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Sit.For a long time, it has been the opposite of cool to say you saw something interesting on Facebook. While it is how many of us receive a remarkable amount of our information, publicly acknowledging it can put you well down on the B-list. Sometimes, though, something there does inspire reflection. That was the case with a recent posting by Greg Ward, who used to wear the head honcho robe at the Unitarian outlet on the Peninsula. It was about his dad and baseball.

Ward posted a couple of nice pictures of himself with his father at an A’s game in Oakland. Ward wrote that it was the first baseball game he had attended with his father in 11 years.

“How we once loved to go to the games together!” he remembered. “And what a joy to get a chance to do it again–thanks to the kindness of David Keyes to make it happen. My Dad would never have agreed to go unless it was a gift, as he believes baseball games are too expensive.”

Here’s where I come in. Ward’s posting reminded me of one of the great regrets of my life. Which is simply that I never thought to take my dad to a baseball game.

Donald E. Calkins was a Yankees fan by virtue of having grown up in Willsboro, N.Y., a tiny town on the banks of Lake Champlain. It was a lovely place filled with people of slight aspirations. Canada was less than 100 miles away but I don’t think any of my relatives ever made it that far. New York City? It might as well have been in China.

From Willsboro you could see Burlington, Vermont, on the other side of the lake but that required a ferry, and the ferry required money and why would you pay money to go somewhere unless you really, really had to?

Anyway, as I was growing up in the ‘50s and ‘60s, baseball was Little League or something you watched on TV. Fortunately for my dad, the NBC Game of the Week featured the Yankees as often as not. It became a ritual, him in his easy chair eating pretzels and clam dip and drinking Olympia while I sat in my mother’s smaller chair being glad he was in a good mood. We laughed at the silly things announcer Dizzy Dean had to say.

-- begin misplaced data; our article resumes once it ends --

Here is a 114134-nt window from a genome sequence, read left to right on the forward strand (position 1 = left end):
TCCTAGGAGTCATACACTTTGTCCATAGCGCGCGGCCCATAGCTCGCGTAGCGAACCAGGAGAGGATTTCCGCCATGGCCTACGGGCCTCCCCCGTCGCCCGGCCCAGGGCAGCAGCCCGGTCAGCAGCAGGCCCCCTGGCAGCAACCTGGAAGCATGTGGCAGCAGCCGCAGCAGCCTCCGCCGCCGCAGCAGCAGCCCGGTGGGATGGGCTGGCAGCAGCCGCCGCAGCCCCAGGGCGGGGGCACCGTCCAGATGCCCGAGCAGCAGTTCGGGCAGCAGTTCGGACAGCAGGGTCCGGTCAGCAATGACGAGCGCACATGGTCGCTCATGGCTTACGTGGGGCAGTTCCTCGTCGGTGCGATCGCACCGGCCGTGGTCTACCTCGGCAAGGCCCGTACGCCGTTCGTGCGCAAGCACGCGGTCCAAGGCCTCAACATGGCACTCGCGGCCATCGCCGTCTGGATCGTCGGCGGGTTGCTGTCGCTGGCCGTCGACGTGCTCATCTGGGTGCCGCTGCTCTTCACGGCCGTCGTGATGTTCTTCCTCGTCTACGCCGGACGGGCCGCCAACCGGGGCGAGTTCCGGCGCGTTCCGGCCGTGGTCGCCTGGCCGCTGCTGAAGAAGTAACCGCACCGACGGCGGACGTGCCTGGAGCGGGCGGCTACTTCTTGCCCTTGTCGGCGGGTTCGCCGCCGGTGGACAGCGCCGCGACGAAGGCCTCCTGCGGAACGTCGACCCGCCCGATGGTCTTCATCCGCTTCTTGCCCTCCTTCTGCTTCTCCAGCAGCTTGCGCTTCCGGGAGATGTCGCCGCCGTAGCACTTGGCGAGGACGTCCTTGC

Dad and I were fans of Mickey Mantle and Whitey Ford and Yogi Berra, of course. It never occurred to me until I read Yogi’s obituaries this week that he and my dad were the same age. Apparently quite a few things never occurred to me, such as taking Dad to a game. Never sharing a game that wasn’t on TV.

I now realize there were several reasons for that. My dad was in the Air Force and I mostly grew up on or near Air Force bases, none of them close to a major league city. We were stationed in Marin County for a time but that was before the Giants had moved west. Later we were in Germany, Oklahoma, southern Virginia, Las Vegas and the San Joaquin Valley. No big league teams there. But a bigger reason, I now understand, is that we weren’t the kind of people who went to baseball games.

It wasn’t all about the money. My dad’s dad never took him to a ballgame unless it might have been a contest between Essex and Elizabethtown, so my dad really didn’t know how to go to a ballgame. He was an NCO in the Air Force. Going to games, that was something officers did. If you go to games, you know how to go to games, how to pick your seats and where to park, etc., etc. But if you don’t, you don’t.

We traveled a lot, and we often came close to places with big league teams. I remember a summer trip through the lower Midwest when it seemed like every radio station was playing a song about Stan Musial, the great Cardinal. I remember how excited I was when we drove through Cleveland one night and I could actually see the lights from an Indians game. I remember saying something like “Oh, my God, Dad! Rocky Colavito is right over there!” But when your cross-country trips mean sleeping in the back of a ’59 Chevy station wagon and eating baloney sandwiches, you don’t find your dad stopping at a stadium, pulling out his wallet and saying, “We’ll take four of your best seats, please.”

Unfortunately, we never talked about this. I never said, “Hey, old man, how come we never went to a ballgame?” And, even more unfortunately, I never thought to ask him, even when he was living near San Diego in his later years, “Hey, old man, would you like to go to a ballgame?”

In his later years, we didn’t talk about baseball much. He didn’t care about the Padres or any of the new breed of Yankees. If they had shown reruns of Dizzy Dean and Pee Wee Reese calling a Yankees-Tiger showdown, he might have whipped up some clam dip, but they didn’t.